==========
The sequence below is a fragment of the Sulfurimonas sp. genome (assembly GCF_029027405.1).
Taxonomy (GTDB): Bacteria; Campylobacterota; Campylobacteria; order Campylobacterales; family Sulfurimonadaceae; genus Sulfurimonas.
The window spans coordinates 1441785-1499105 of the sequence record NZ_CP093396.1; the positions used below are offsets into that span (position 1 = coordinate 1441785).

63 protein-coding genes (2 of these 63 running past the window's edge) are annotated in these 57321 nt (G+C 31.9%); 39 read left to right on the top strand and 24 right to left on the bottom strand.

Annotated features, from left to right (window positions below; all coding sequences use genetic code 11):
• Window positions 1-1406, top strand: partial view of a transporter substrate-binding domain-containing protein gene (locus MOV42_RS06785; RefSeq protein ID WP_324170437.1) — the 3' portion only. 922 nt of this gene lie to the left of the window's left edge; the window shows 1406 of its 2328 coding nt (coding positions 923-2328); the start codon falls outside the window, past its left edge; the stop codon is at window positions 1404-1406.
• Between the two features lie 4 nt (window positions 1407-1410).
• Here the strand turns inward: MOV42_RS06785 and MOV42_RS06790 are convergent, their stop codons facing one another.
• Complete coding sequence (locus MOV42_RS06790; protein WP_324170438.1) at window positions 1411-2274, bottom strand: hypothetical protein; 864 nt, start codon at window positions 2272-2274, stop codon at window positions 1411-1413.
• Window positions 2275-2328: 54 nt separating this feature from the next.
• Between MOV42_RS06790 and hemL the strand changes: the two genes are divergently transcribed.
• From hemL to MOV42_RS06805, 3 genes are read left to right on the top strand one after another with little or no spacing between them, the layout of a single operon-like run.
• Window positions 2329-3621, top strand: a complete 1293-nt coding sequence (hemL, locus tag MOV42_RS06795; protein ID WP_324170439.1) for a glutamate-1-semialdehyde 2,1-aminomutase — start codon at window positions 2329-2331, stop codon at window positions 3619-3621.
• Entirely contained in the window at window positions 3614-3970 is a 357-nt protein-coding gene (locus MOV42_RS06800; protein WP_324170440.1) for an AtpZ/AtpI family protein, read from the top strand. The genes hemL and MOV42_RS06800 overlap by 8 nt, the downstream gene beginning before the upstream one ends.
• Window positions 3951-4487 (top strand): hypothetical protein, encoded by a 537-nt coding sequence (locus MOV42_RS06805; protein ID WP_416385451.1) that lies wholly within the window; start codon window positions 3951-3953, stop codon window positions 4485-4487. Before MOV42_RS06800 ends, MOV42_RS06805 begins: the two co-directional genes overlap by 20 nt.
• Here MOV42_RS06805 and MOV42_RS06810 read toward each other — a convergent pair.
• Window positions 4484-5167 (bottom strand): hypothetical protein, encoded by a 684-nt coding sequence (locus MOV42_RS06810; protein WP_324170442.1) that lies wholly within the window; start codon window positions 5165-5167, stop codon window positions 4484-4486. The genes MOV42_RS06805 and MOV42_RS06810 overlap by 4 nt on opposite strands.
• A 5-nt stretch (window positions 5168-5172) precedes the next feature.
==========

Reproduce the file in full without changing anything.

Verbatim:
The sequence below is a fragment of the Sulfurimonas sp. genome (assembly GCF_029027405.1).
Taxonomy (GTDB): Bacteria; Campylobacterota; Campylobacteria; order Campylobacterales; family Sulfurimonadaceae; genus Sulfurimonas.
The window spans coordinates 1441785-1499105 of the sequence record NZ_CP093396.1; the positions used below are offsets into that span (position 1 = coordinate 1441785).

63 protein-coding genes (2 of these 63 running past the window's edge) are annotated in these 57321 nt (G+C 31.9%); 39 read left to right on the top strand and 24 right to left on the bottom strand.

Annotated features, from left to right (window positions below; all coding sequences use genetic code 11):
• Window positions 1-1406, top strand: partial view of a transporter substrate-binding domain-containing protein gene (locus MOV42_RS06785; RefSeq protein ID WP_324170437.1) — the 3' portion only. 922 nt of this gene lie to the left of the window's left edge; the window shows 1406 of its 2328 coding nt (coding positions 923-2328); the start codon falls outside the window, past its left edge; the stop codon is at window positions 1404-1406.
• Between the two features lie 4 nt (window positions 1407-1410).
• Here the strand turns inward: MOV42_RS06785 and MOV42_RS06790 are convergent, their stop codons facing one another.
• Complete coding sequence (locus MOV42_RS06790; protein WP_324170438.1) at window positions 1411-2274, bottom strand: hypothetical protein; 864 nt, start codon at window positions 2272-2274, stop codon at window positions 1411-1413.
• Window positions 2275-2328: 54 nt separating this feature from the next.
• Between MOV42_RS06790 and hemL the strand changes: the two genes are divergently transcribed.
• From hemL to MOV42_RS06805, 3 genes are read left to right on the top strand one after another with little or no spacing between them, the layout of a single operon-like run.
• Window positions 2329-3621, top strand: a complete 1293-nt coding sequence (hemL, locus tag MOV42_RS06795; protein ID WP_324170439.1) for a glutamate-1-semialdehyde 2,1-aminomutase — start codon at window positions 2329-2331, stop codon at window positions 3619-3621.
• Entirely contained in the window at window positions 3614-3970 is a 357-nt protein-coding gene (locus MOV42_RS06800; protein WP_324170440.1) for an AtpZ/AtpI family protein, read from the top strand. The genes hemL and MOV42_RS06800 overlap by 8 nt, the downstream gene beginning before the upstream one ends.
• Window positions 3951-4487 (top strand): hypothetical protein, encoded by a 537-nt coding sequence (locus MOV42_RS06805; protein ID WP_416385451.1) that lies wholly within the window; start codon window positions 3951-3953, stop codon window positions 4485-4487. Before MOV42_RS06800 ends, MOV42_RS06805 begins: the two co-directional genes overlap by 20 nt.
• Here MOV42_RS06805 and MOV42_RS06810 read toward each other — a convergent pair.
• Window positions 4484-5167 (bottom strand): hypothetical protein, encoded by a 684-nt coding sequence (locus MOV42_RS06810; protein WP_324170442.1) that lies wholly within the window; start codon window positions 5165-5167, stop codon window positions 4484-4486. The genes MOV42_RS06805 and MOV42_RS06810 overlap by 4 nt on opposite strands.
• A 5-nt stretch (window positions 5168-5172) precedes the next feature.